Holden might be the one that has the hardest time staying in the lineup through absolutely no fault of his own. His play has been improving, but he has the fewest games played of the defenders on the roster right now, other than Ryan Wilson. At the same time, his rise is coming at the same time other players are struggling a bit more. Guenin hasn’t been nearly as good as he started out the year, so perhaps Holden’s continued improvement will win the favor of the coach when other players come back. Still, when a guy is showing the improvement Holden has, it’s really hard to sit him down.

Tyson Barrie

(Scott Rovak-USA TODAY Sports)

(Scott Rovak-USA TODAY Sports)

Tyson Barrie may be one of the players to be scratched again, as Barrie was sent down to Lake Erie at the start of November after some struggles early in the year. Barrie is an interesting player whose most consistent attribute seems to be his own inconsistency. There are plenty of times that he is very impressive. He is a shifty player that can make nifty moves in his own zone and break out by himself. He can make crisp, and accurate, passes and can jump into the rush to make a seemingly benign situation suddenly dangerous. He can also use his speed to recover and avert odd-man situations. He can also make some pretty bone-headed passes in his own zone, be dominated 1-on-1 against bigger players, and can get a little too focused on joining the offensive rush at times. (See my full Tyson Barrie critique here)

Lately, Barrie has been okay. Nothing special, just pretty much okay. His mistakes have gone down a little bit, which is encouraging, but he does turn the puck over more than I would like. He still has only three points on the season, all assists, and has been incredibly underwhelming with his offensive output, which is supposed to be one of the more attractive parts about having him in the lineup. There is a lot of debate around Barrie amongst the fan base, largely due to the fact that there are a lot of expectations surrounding Barrie. He isn’t playing terrible hockey by any stretch of the imagination; as I said, he’s basically been okay. Will okay be enough to keep him in the lineup? That’s hard to say.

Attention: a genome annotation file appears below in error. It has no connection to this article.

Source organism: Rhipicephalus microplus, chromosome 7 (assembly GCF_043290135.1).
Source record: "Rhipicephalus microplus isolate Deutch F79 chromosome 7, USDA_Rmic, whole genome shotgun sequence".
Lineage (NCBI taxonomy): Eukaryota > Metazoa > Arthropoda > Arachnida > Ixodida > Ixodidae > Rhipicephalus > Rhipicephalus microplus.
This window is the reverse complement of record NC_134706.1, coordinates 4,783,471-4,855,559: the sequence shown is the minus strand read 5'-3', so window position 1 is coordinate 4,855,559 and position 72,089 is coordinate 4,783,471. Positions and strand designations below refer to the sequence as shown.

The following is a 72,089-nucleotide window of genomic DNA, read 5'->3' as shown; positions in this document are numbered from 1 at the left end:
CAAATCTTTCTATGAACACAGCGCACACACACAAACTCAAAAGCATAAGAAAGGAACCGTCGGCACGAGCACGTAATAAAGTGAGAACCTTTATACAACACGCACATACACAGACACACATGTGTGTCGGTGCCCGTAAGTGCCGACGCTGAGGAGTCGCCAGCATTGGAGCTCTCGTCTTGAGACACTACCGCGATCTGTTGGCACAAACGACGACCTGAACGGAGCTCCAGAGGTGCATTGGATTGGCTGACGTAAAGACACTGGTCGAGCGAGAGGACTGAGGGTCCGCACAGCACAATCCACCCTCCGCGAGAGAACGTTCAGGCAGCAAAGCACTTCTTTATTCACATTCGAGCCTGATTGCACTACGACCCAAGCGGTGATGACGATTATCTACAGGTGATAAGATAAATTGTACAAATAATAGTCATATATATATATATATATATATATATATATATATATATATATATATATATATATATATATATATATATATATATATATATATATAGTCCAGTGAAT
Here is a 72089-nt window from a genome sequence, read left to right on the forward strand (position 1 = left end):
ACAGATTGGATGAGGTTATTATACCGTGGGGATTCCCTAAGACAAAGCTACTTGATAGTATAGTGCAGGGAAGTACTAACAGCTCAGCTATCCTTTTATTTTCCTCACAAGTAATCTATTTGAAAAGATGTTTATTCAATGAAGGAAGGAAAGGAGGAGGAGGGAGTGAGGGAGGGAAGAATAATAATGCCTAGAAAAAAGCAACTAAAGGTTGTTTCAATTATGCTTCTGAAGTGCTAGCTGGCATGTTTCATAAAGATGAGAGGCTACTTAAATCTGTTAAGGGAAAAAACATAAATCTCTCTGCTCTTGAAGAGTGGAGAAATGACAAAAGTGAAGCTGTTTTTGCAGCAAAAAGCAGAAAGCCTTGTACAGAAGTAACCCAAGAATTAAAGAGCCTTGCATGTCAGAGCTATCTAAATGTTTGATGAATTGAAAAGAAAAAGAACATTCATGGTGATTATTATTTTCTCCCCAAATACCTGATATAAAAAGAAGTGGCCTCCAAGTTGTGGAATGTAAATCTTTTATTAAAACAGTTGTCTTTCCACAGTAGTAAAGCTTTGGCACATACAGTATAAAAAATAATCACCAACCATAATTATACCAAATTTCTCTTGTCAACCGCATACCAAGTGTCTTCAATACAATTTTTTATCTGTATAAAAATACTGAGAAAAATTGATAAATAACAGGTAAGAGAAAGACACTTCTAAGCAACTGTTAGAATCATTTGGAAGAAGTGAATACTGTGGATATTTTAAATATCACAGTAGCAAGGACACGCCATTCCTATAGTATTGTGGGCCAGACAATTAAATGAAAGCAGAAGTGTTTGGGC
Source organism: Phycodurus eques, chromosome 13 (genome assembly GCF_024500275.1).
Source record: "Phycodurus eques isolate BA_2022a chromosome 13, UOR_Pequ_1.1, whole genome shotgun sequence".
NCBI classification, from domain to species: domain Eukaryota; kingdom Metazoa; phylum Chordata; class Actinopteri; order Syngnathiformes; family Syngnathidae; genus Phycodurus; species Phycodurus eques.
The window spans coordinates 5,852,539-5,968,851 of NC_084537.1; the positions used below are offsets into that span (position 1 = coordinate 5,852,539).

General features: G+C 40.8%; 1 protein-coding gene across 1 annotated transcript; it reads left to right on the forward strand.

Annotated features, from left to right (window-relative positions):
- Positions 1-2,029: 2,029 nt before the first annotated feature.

Who Will Stay?

Whether or not both Jan Hejda and Ryan Wilson both come back at the same time on Saturday is still uncertain, so there may be a staggered release to this. When Hejda returns, there should be no doubt that he will return to his pairing with Erik Johnson, as those two have been the best pairing on the Avalanche this season, with second place nowhere in sight. Andre Benoit and Cory Sarich have also been a solid pair throughout the season, and I wouldn’t anticipate seem either of them chanced around either. So that leaves the current pairing of Barrie and Holden, which will definitely change.

Simply based off of history, I think it is a very good possibility that Tyson Barrie will be a scratch coming up. I don’t think he’ll be sent down to Lake Erie again, at least not initially, and may be kept around as a seventh defenseman. I can also see Roy going a few games and rotating Barrie and Holden for a little bit to see which one he wants to hitch his cart to, so to speak. In the end, I think the guy that stays longest term will be Nate Guenin. Though he hasn’t been as good of late, he hasn’t done anything that should make anybody scream to get him off the ice. Holden will probably be the next one up, and I do see Barrie eventually being sent back to Lake Erie, mostly so he can be in a situation where he will play a ton of minutes. It does Barrie absolutely no good to be a healthy scratch night in and night out. Though, he shouldn’t be down for too long. If history is any indicator, Ryan Wilson will get injured again before too long.